Worker Displacement Due to Tech Obsolescence Is a Socioeconomic Crisis Not Properly Addressed
Let’s say you’ve been in sales for a retail company chain that is closing down due to competition from online sales. You apply online for a sales manager position, then are interviewed on zoom or another face-to-face app. Most often everything is now done online in the jobs hunting process. The interviewer asks: “How have you boosted sales in your company in the last five years?” And “How many people have you managed on your sales team?” Job hunters say creativity (unique ways to realize profit potential) and leadership-managerial experience are the top soft skills they’re looking for today.
This scenario could be typical in today’s ever-increasing complex, high tech work environment that has many intimidated, underprepared and confused.
Digitization, automation, technology and now the latest robotics and artificial intelligence (AI) are rapidly changing the labor market and often rendering occupations obsolete. Job replacement is a serious social-economic issue not properly addressed.
In the last presidential election candidate Andrew Yang was the only and first candidate to seriously address technology’s takeover of many industries via automation, which means massive job replacement and unemployment in various sectors.
Precisely who are currently and will be facing job replacement? Experts say automation and robotics will hit hardest those whose work is “predictable physical work” or can be done without much expertise analysis. We’re looking at assembly line workers, cashiers, customer service representatives, to name only a few.
The automobile and transportation industries are models of the tech trends impacting workers. For example, auto mechanics (97% of them) are not able to repair electronic vehicles (EVs). As more EVs are sold, auto mechanics will be replaced by computer auto experts. That’s already happening now.
Moreover, in the not too-distant future with advancements in auto self-driving technology, transportation industry experts predict some truckers and other commercial drivers would also eventually have their jobs obsolete.
Generation Z be prepared
Choosing the right major and occupation has never been as critical as today given the rapidity of work environment changes. College students of course will gravitate towards a career they’d enjoy doing, something that fits with their interests, personality and ability.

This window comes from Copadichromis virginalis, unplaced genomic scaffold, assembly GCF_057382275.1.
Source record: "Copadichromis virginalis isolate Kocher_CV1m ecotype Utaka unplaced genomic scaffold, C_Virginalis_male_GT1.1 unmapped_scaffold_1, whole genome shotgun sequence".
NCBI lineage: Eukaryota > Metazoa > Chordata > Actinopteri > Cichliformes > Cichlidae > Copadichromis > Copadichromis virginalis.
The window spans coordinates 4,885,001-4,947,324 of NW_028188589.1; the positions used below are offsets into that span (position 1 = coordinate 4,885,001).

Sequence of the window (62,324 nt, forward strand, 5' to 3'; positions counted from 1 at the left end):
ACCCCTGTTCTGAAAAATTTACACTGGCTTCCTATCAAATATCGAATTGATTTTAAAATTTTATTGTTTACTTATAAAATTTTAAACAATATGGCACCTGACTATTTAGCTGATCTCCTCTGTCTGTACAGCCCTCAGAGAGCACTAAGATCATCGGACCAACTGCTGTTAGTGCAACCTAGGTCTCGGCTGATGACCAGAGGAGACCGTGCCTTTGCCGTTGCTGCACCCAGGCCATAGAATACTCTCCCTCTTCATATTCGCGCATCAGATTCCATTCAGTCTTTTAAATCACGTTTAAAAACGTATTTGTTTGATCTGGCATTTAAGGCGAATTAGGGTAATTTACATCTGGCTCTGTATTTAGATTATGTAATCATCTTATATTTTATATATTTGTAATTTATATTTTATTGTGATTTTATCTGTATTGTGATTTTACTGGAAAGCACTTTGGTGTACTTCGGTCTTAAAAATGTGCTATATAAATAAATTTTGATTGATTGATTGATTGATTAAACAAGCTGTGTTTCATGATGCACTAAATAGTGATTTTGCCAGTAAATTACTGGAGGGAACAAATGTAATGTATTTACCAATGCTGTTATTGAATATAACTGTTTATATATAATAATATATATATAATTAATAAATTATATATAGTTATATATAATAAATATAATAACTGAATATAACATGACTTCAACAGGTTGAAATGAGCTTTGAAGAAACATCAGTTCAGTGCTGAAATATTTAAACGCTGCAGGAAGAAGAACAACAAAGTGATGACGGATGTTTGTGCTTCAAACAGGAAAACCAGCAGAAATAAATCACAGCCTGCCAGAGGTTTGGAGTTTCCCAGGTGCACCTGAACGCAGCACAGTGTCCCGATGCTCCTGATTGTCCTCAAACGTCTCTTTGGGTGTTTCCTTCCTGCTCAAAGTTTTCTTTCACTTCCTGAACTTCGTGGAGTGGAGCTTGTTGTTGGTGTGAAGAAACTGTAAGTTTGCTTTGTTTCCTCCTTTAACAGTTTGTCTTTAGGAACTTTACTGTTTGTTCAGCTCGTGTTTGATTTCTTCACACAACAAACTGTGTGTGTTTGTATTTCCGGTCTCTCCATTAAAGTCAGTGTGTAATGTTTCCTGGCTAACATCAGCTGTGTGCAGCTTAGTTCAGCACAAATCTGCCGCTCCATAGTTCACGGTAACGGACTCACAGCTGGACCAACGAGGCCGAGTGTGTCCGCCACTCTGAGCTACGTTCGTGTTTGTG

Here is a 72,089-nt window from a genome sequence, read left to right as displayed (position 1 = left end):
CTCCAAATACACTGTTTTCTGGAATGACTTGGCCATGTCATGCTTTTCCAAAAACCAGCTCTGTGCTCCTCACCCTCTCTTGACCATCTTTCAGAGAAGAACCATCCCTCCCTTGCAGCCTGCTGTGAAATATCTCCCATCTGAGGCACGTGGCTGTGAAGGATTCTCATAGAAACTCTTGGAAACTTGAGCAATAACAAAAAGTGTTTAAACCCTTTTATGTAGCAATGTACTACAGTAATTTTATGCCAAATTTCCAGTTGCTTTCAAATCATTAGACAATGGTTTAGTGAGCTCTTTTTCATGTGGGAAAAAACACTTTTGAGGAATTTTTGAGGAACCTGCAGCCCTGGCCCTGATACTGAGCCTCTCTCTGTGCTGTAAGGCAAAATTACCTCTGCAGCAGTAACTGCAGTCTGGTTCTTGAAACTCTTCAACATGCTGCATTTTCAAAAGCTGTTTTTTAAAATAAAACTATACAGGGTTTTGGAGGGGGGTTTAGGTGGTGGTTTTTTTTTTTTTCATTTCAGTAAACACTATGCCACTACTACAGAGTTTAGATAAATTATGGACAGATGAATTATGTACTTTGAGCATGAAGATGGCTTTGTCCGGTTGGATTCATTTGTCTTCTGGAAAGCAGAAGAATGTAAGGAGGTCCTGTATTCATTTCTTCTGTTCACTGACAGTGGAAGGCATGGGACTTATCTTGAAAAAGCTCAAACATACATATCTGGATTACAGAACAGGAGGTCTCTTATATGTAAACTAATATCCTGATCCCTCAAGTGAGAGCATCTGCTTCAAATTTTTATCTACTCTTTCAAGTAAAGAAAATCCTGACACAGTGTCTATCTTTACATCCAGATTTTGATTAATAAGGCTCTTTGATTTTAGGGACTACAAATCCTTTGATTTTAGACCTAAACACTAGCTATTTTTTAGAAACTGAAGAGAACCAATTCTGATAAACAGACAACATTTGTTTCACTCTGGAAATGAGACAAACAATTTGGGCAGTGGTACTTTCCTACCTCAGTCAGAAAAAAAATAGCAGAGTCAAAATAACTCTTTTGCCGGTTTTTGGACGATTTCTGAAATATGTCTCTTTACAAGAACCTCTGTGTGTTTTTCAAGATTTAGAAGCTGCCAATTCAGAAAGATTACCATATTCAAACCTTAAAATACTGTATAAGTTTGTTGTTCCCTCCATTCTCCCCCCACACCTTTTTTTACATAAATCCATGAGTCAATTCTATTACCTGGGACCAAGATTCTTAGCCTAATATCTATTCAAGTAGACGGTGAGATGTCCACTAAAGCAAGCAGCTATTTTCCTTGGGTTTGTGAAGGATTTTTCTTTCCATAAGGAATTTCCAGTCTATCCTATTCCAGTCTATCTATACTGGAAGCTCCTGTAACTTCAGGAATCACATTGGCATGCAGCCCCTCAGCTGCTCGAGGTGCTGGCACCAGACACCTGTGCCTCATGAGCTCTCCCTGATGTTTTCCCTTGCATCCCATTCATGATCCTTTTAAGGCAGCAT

But if they’re not careful, many could find themselves in college debt with no job to turn to.
Students must also consider industry growth, job stability (based on supply and demand) for the next 10-20 years, salary, and new technological developments.
There are no guarantees, but students should be asking themselves: “Are the skills I’m learning now the type of skills that are robust to weather the storms of change powered by technology?”
There are plenty of resources to turn to on the top degrees in demand for the future that show career longevity.
Bottom line, your chosen career should be able to stand the test of time and not just excite you.
STEM (science, technology, engineering and medicine) careers have withstood this test for decades now amid all the dynamic developments. Such careers should be in the mix for strong consideration.
Workers, update skills, be aware of work trends
Like students, workers of all ages should be aware of the constant flux of work and trends. For example, the trend of digitization should be met with honing skills on digital platforms.
So, if you must change your job due to obsolescence, you can take with you the skills you’ve learned (whether at work or outside of work).
Government response to what is an untold socioeconomic crisis
The U.S. and governments globally are and will be faced with perhaps is the biggest challenge – how can we keep as high a percentage, our working population employed and productive in society.
At the very least, government should work with the private sector on worker retraining programs. Unemployment caused by company closure – which will be happening more – in those situations the worker should be eligible for a retraining program. That program should include advising and personal support, funding to help retraining when unemployment benefits are exhausted. The retraining could be at a college or government-led type classroom.
And there should be awarding upon completion of such a program certification of some sort to be able to present to potential employers. Employers, in kind, should recognize such certification.
This is a basic governmental role to deal with what is really a socioeconomic crisis that has people in their 30s, 40s, 50s, 60s suddenly deemed not productive and not skilled in today’s labor force.
And many of them have worked hard all their lives, paid their taxes and contributed to government and society, only to find themselves in this dire and emotionally deflating situation.
Just as corporations put stock in “creativity” as the most important soft skill to help their companies make a healthy profit – so too, should government be “creative” in finding ways that would enable displaced workers to make government continued profit as taxpayers.
Corporations, especially those tech giants that are spearheading all these rapid changes, should be required to help displaced workers with some sort of retraining work program.
For millions of Americans the current work environment is daunting and a source of anxiety. Workers’ displacement due to obsolescence is a socioeconomic problem under the radar of policy discussion. It’s time to change that.
Worker displacement due to tech obsolescence should be what Andrew Yang started – a political issue, a political platform. In so doing, only then, can we have the financial backing and vehicle (whatever form it would be) to correct what really is a tech industry caused phenomenon.